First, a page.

October 10, 2018

State to impose conditions on Beth Israel-Lahey merger

Photo/Flickr/Beth Israel Deaconess Medical Center
Beth Israel Deaconess Medical Center in Boston. Beth Israel's CEO said conditions imposed by the state on a proposed merger with Lahey Health "are strict, and take us to the outer edge of what I think is manageable."

The state Public Health Council on Wednesday voted to impose a series of new conditions on a pending 13-hospital merger involving Beth Israel Deaconess and Lahey Health, with terms that council members said are intended to improve patient access to care and limit potential cost escalation.

The move comes on the heels of a Health Policy Commission review that said the new system's enhanced bargaining clout with commercial insurers could enable it to increase prices by $128.4 million to $170.8 million a year for inpatient, outpatient, and adult primary care services.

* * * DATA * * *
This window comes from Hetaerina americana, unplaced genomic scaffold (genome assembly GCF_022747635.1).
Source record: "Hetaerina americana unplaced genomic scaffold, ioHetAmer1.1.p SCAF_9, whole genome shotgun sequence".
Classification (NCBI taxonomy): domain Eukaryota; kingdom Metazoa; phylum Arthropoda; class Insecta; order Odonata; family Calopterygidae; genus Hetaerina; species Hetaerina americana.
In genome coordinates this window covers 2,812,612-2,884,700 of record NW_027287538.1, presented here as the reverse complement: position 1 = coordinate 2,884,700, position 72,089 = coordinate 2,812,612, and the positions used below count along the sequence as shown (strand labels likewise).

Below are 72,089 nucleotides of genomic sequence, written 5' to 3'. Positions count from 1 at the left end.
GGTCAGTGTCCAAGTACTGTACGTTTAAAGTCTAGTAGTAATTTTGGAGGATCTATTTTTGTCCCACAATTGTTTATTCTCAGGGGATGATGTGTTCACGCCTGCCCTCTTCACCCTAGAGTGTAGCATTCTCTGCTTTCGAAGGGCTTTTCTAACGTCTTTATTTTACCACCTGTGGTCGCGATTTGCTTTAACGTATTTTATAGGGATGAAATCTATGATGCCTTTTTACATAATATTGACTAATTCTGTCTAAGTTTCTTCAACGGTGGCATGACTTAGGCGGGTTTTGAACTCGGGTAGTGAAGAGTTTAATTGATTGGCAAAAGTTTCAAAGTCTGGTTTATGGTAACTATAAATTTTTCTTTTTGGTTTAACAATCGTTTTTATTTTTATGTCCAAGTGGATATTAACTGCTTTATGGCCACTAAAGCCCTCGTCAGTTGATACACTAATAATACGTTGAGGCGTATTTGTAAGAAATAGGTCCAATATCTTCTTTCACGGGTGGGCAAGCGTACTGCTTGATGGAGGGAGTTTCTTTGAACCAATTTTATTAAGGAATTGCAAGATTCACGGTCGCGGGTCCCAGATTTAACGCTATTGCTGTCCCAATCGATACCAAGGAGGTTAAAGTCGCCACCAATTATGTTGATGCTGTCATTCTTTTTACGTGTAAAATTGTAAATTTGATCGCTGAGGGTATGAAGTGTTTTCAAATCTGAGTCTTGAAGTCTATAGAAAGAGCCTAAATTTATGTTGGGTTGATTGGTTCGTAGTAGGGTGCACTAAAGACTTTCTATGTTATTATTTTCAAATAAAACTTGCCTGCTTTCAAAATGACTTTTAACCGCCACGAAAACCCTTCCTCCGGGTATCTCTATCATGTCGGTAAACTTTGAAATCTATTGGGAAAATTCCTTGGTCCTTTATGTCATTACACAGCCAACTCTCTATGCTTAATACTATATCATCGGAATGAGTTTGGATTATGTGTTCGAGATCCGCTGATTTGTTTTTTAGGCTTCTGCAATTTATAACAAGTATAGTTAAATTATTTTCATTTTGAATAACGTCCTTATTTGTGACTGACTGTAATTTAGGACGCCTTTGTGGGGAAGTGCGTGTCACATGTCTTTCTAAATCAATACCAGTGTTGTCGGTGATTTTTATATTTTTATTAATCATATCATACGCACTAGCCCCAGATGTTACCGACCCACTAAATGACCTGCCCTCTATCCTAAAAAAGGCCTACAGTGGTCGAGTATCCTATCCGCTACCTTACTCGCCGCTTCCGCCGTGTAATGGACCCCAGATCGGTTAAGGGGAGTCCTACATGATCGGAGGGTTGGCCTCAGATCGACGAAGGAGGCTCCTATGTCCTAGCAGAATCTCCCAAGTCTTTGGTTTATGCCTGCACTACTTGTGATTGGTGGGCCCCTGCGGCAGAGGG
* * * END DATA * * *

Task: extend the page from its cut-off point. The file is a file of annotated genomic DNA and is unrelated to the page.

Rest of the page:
Among other measures, the additional conditions require the system to submit to the Department of Public Health a proposal for "how it will address the low percentage of MassHealth in its payer mix," and to make "good faith efforts" to ensure the number of MassHealth patients it serves does not decrease.

Beth Israel CEO Kevin Tabb, who would lead the new $5 billion system, said the hospitals are still in talks with Attorney General Maura Healey and said the "totality" of conditions he expects to be imposed by the state "are strict, and take us to the outer edge of what I think is manageable."

"Yes, this is something that we can and must do, but it is approaching the outer limits of what's doable, and I need to further remind people that while I agree completely with many of the concerns that have been raised about the woes of health care in Massachusetts and in this country, we can't solve all of that on the backs of this single transaction," he said.

Bonny Gilbert of the Greater Boston Interfaith Organization urged the council to take a harder line and put forward conditions "with real teeth."

"There is nothing here to protect us from higher prices for premium payers of Massachusetts," she said.

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